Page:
By Rachel Foster published December 17, 2013

Curating Content Or Creating It: Which Drives More B2B Conversions?

b2b conversions of prospectsAsk B2B marketers what their top priority is and they will likely say “getting more leads.” A recent MarketingSherpa report has confirmed this, as 75 to 80 percent of the B2B marketers surveyed stated that generating high-quality leads is their biggest concern. Their second biggest concern is “generating a high volume of leads.”

However, many marketers lose sight of these priorities when they get caught up with the latest tools and trends. It’s particularly easy to get off track when you’re deciding what types of B2B content to produce and share.

For example, someone recently asked me, “When it comes to generating leads, is it more important to create original content or curate other people’s content?

My answer is to do both.

Why original content should be the cornerstone of your content marketing

Original content creation is vital to attracting high-quality leads and turning them into customers. With original B2B content, you can:

  • Align content with specific campaigns and your target audience’s exact needs: This may be difficult to do if you rely on sharing others’ content. 
  • Increase your opt-ins: Yes, curating content can raise your brand awareness and bring more visitors to your website. However, in most cases (unless you get creative, like what was done in the example cited later in this article), you will need original white papers, reports, webcasts, or other original B2B content to get those visitors to complete your opt-in forms. 
  • Improve your SEO: The more original content you create, the more likely your target audience will be to find you when they search for content. With curated content, you have some opportunities to improve your SEO, but most of the SEO benefits will go to the person who created the original content.
  • Engage customers throughout the entire sales cycle: Though curating content can be particularly useful when you are trying to bring early-stage leads to your website, as the sales cycle progresses, you will need more original content to help position your business as a trusted advisor — and the ideal solution for your customers’ problems.
  • You own your media: All the original content you create is yours to use, share, and repurpose as often, and in any format, you’d like, without having to worry about copyrights and attributions.

How curated content can lead to increased conversions

Curating content — i.e., sharing content that others have produced — may seem counterintuitive if you’re looking to draw more qualified leads to your website. After all, much of the content that’s of interest to your target audience will belong to your competitors, and you don’t want to send potential customers to the competition!

However, if done right, content curation can help you increase your opt-in rates and generate more leads.

The first key to successful content curation is understanding that the process involves more than just re-tweeting a good article. You must put your own unique spin on others’ content by commenting on it, or by framing the discussion around the reasons your audience should find the information valuable. This can not only enhance your thought leadership strategy, but can also bring more leads to your content via the comments your content receives.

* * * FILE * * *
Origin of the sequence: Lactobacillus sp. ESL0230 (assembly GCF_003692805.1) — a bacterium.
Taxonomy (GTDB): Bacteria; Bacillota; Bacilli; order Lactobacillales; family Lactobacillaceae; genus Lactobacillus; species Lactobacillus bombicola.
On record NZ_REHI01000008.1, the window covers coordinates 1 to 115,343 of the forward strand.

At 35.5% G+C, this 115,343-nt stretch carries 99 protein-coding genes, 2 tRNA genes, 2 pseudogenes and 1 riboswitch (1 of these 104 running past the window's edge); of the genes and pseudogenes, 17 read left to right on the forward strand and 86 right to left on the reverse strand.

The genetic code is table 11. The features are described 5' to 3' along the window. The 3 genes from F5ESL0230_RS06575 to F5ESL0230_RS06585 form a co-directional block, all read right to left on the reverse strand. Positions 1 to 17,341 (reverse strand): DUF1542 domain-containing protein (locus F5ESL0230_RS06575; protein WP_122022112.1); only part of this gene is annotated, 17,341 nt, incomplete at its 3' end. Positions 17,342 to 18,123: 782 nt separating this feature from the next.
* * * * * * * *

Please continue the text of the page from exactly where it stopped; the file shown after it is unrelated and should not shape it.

One of the best examples of content curation that I have seen was a DigitalSherpa webinar called Curating High Conversion Content Without a Single Original Thought. If you look through the slide deck for this webinar, you will see that every piece of information was something the presenter, Adam Japko, curated. Impressive.

Also impressive was how DigitalSherpa used this curated content to get people to opt in to its list and attend a webinar.

Here are a few more ways you can use curated content to increase your B2B conversions:

  • Create a weekly video, podcast, or blog post roundup of the best industry news that you’ve found on the web: Include opt-in forms for your premium content on the web pages where you host these roundups.
  • If you come across a report or study that is relevant to your target audience, write a blog post that highlights some of its key findings: That way, instead of sifting through a massive report, your audience can read your post to get a quick overview of the findings that matter the most to them. Just be sure to link to the report’s landing page and not give away any information that the report’s publisher wants people to pay for.
  • Create a content sharing partnership: When you curate content, you should do so without expecting anything in return from the person whose content you are sharing. However, sometimes it’s a good idea to partner with someone else who goes after your target audience, and agree to curate each other’s content. This can broaden your reach and bring more targeted leads to your website.

Another big benefit of content curation is that it doesn’t take as long as creating original content. This allows you to publish on a more regular basis and stay top-of-mind with your audience.

In summary, while creating original content and curating content are both good tactics that can bring you more leads, you will get the best results if you do both together.